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As the search for missing persons in the aftermath of a massive mudslide in Washington enters its second week, some searchers will be taking a much-needed break. Rescue dogs, who have been essential in the search for victims of the mudslide that hit Oso, Wash., on March 22, will be getting some rest after working long hours in the cold and rain, rescue crews said Sunday. The dogs can lose their sensing ability if overworked, officials said, according to the Associated Press. “The conditions on the slide field are difficult, so this is just a time to take care of the dogs,” said Kris Rietmann, a spokeswoman for the team working on the eastern portion of the slide. Dogs from the Federal Emergency Management Agency that arrived more recently will continue working, said Heidi Amrine, another spokeswoman for the operation. Late Saturday, authorities revised the number of people believed to be missing from 90 to 30, while the official death toll edged up to 21. Below, a look at some of the search and rescue dogs at the site.


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Host Neil Patrick Harris and cast members from “Chicago,” “Pippin,” and other Broadway productions rehearsed Thursday at Radio City Music Hall in New York, N.Y., for the 67th Annual Tony Awards, airing live Sunday night. Glenn Weiss and Ricky Kirshner, executive producers of the Tonys, describe the event as an “adrenaline profession” that involves choreographing hundreds of performers in just five weeks between the nominations and the ceremony. The opening number this year will include performers from many of the shows — each show gets “four counts of eight” music bars, said Diane Paulus, director of “Pippin.” Four-time host, Neil Patrick Harris, said this year’s opening performance will be a celebration of Broadway. Photographer Bryan Derballa, on assignment for The Wall Street Journal, visited Thursday’s rehearsal to capture these behind the scenes images.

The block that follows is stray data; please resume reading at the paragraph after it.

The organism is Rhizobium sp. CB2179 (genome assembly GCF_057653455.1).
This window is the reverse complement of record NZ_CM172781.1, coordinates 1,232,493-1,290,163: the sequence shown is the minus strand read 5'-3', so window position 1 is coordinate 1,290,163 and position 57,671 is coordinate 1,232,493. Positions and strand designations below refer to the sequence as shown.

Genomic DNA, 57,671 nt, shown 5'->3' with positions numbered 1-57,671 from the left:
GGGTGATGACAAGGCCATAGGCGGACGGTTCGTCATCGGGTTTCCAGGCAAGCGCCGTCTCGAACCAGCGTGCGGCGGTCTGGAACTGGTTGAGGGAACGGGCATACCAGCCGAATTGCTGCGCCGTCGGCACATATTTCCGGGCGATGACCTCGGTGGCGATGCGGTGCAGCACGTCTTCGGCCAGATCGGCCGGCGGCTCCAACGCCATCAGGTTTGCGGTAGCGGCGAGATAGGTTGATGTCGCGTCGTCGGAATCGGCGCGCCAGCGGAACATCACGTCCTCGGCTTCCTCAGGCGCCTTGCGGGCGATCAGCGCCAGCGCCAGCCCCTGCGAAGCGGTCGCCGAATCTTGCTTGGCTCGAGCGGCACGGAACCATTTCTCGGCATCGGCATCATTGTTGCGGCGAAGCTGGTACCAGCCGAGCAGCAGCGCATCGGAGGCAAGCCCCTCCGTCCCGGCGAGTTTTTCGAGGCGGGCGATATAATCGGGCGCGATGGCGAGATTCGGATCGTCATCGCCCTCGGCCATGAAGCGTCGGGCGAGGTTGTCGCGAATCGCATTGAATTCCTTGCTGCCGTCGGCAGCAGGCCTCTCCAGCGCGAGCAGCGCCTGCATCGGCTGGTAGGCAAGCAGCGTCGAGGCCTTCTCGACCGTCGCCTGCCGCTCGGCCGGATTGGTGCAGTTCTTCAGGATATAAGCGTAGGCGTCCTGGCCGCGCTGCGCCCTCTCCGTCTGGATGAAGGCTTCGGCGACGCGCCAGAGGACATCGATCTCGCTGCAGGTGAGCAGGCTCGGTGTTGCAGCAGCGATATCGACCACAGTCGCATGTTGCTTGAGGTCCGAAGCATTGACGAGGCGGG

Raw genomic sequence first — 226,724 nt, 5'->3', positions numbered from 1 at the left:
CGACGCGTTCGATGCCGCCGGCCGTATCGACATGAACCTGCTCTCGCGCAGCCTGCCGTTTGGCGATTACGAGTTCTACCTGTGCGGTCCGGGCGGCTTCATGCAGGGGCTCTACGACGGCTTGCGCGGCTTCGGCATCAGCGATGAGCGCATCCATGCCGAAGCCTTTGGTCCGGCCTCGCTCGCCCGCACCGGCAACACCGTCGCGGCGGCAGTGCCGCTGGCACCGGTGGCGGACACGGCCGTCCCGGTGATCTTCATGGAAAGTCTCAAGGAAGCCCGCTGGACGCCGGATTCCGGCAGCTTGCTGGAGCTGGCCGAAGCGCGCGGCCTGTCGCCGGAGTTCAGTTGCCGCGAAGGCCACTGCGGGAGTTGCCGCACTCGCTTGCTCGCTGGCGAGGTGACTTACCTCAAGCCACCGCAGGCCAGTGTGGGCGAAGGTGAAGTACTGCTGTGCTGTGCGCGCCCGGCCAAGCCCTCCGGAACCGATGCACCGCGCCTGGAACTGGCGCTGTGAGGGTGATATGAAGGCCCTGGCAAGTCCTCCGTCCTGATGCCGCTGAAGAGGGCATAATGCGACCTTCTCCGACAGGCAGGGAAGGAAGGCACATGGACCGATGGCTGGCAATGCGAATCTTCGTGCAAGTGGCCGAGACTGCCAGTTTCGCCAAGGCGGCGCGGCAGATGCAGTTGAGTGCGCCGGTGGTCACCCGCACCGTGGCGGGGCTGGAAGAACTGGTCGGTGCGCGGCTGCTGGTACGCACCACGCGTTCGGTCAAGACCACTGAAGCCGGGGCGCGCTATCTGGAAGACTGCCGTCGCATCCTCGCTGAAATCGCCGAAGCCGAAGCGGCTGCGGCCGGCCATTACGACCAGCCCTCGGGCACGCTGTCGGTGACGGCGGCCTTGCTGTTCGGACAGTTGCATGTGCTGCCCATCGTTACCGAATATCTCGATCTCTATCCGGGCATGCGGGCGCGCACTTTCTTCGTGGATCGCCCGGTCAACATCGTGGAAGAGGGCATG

view Backstage: Rehearsing for the Tony Awards as presented by: Wall Street Journal

Since winning the Miss World pageant in 2000, Priyanka Chopra has become a Bollywood superstar, penned her own column in the Hindustan Times, hosted a reality TV series and, most recently, recorded an album. Now, the 30-year-old style icon has set her sights on America. Her single “Exotic,” produced with rapper Pitbull (who appears on the track), will debut July 1 along with a video, recently shot in South Beach, Fla. It will be her first widely-released single in the U.S., with a second coming later this summer. Ms. Chopra said she shot “Exotic” in South Beach to infuse it with some heat. “The song is called ‘Exotic’ so I wanted to keep it just that,” she said. “It’s very dance-heavy, and in India, that’s what we do in all of our movies, so it definitely has an Indian flavor to it.” This scene, which includes Ms. Chopra, second right, and Pitbull, far right, was shot in a private residence in Coconut Grove, Florida, a neighborhood just south of downtown Miami. Bollywood star Priyanka Chopra, center, gets her make-up done by Robert Greene, far left, on the set of her upcoming video. Ms. Chopra’s wardrobe, hair and make-up staff help get her ready for the shoot.


view Backstage: Former Miss World Priyanka Chopra Films Exotic as presented by: Wall Street Journal

In his ‘Vertical Horizon’ project, 26-year-old French graphic artist and photographer Romain Jacquet-Lagrèze captures Hong Kong’s soaring heights. The project, now a book, comprises 80 photos taken in 2012. A dozen of Mr. Jacquet-Lagrèze’s photos are currently on display in Hong Kong’s Tsim Sha Tsui district as part of Le French May cultural festival. Hong Kong is famed for its skyline, but graphic artist and photographer Romain Jacquet-Lagrèze takes viewers on a different visual journey: looking up.